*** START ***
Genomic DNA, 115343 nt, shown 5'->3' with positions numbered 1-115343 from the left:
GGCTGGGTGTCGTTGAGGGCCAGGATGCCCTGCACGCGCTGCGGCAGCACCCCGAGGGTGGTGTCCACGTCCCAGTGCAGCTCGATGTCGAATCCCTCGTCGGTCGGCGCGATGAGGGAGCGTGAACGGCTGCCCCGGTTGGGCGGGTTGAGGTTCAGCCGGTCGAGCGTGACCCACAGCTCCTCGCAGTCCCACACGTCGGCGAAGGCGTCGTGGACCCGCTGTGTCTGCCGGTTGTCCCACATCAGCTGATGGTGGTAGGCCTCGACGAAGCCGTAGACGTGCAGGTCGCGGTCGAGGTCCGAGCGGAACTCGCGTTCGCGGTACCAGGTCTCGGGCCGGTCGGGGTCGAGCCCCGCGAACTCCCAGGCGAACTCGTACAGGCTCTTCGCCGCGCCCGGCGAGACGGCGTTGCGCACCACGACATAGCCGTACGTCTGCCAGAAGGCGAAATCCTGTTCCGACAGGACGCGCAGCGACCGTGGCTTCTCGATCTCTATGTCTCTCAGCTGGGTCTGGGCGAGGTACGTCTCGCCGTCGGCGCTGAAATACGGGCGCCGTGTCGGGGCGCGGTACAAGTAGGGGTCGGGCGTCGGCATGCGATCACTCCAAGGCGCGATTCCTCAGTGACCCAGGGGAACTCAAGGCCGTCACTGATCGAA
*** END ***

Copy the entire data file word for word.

Genomic DNA, 115343 nt, shown 5'->3' with positions numbered 1-115343 from the left:
GGCTGGGTGTCGTTGAGGGCCAGGATGCCCTGCACGCGCTGCGGCAGCACCCCGAGGGTGGTGTCCACGTCCCAGTGCAGCTCGATGTCGAATCCCTCGTCGGTCGGCGCGATGAGGGAGCGTGAACGGCTGCCCCGGTTGGGCGGGTTGAGGTTCAGCCGGTCGAGCGTGACCCACAGCTCCTCGCAGTCCCACACGTCGGCGAAGGCGTCGTGGACCCGCTGTGTCTGCCGGTTGTCCCACATCAGCTGATGGTGGTAGGCCTCGACGAAGCCGTAGACGTGCAGGTCGCGGTCGAGGTCCGAGCGGAACTCGCGTTCGCGGTACCAGGTCTCGGGCCGGTCGGGGTCGAGCCCCGCGAACTCCCAGGCGAACTCGTACAGGCTCTTCGCCGCGCCCGGCGAGACGGCGTTGCGCACCACGACATAGCCGTACGTCTGCCAGAAGGCGAAATCCTGTTCCGACAGGACGCGCAGCGACCGTGGCTTCTCGATCTCTATGTCTCTCAGCTGGGTCTGGGCGAGGTACGTCTCGCCGTCGGCGCTGAAATACGGGCGCCGTGTCGGGGCGCGGTACAAGTAGGGGTCGGGCGTCGGCATGCGATCACTCCAAGGCGCGATTCCTCAGTGACCCAGGGGAACTCAAGGCCGTCACTGATCGAA